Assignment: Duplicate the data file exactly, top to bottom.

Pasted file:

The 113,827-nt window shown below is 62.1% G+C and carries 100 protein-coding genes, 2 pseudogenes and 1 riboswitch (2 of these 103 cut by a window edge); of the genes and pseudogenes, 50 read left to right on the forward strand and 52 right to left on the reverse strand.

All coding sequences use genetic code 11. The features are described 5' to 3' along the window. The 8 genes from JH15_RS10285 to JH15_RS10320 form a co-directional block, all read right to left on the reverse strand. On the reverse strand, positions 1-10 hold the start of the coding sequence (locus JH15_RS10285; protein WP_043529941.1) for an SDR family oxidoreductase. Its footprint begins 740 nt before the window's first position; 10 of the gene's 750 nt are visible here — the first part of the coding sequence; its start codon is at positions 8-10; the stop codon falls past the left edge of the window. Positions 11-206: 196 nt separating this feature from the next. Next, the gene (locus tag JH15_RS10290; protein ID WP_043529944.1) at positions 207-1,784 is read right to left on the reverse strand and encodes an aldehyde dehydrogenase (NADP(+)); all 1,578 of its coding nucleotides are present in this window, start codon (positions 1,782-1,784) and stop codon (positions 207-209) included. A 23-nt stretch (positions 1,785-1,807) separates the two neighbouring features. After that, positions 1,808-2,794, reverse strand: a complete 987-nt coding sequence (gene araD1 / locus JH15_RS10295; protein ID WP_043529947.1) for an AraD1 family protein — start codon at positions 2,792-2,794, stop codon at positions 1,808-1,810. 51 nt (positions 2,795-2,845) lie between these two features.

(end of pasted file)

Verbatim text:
The 113,827-nt window shown below is 62.1% G+C and carries 100 protein-coding genes, 2 pseudogenes and 1 riboswitch (2 of these 103 cut by a window edge); of the genes and pseudogenes, 50 read left to right on the forward strand and 52 right to left on the reverse strand.

All coding sequences use genetic code 11. The features are described 5' to 3' along the window. The 8 genes from JH15_RS10285 to JH15_RS10320 form a co-directional block, all read right to left on the reverse strand. On the reverse strand, positions 1-10 hold the start of the coding sequence (locus JH15_RS10285; protein WP_043529941.1) for an SDR family oxidoreductase. Its footprint begins 740 nt before the window's first position; 10 of the gene's 750 nt are visible here — the first part of the coding sequence; its start codon is at positions 8-10; the stop codon falls past the left edge of the window. Positions 11-206: 196 nt separating this feature from the next. Next, the gene (locus tag JH15_RS10290; protein ID WP_043529944.1) at positions 207-1,784 is read right to left on the reverse strand and encodes an aldehyde dehydrogenase (NADP(+)); all 1,578 of its coding nucleotides are present in this window, start codon (positions 1,782-1,784) and stop codon (positions 207-209) included. A 23-nt stretch (positions 1,785-1,807) separates the two neighbouring features. After that, positions 1,808-2,794, reverse strand: a complete 987-nt coding sequence (gene araD1 / locus JH15_RS10295; protein ID WP_043529947.1) for an AraD1 family protein — start codon at positions 2,792-2,794, stop codon at positions 1,808-1,810. 51 nt (positions 2,795-2,845) lie between these two features.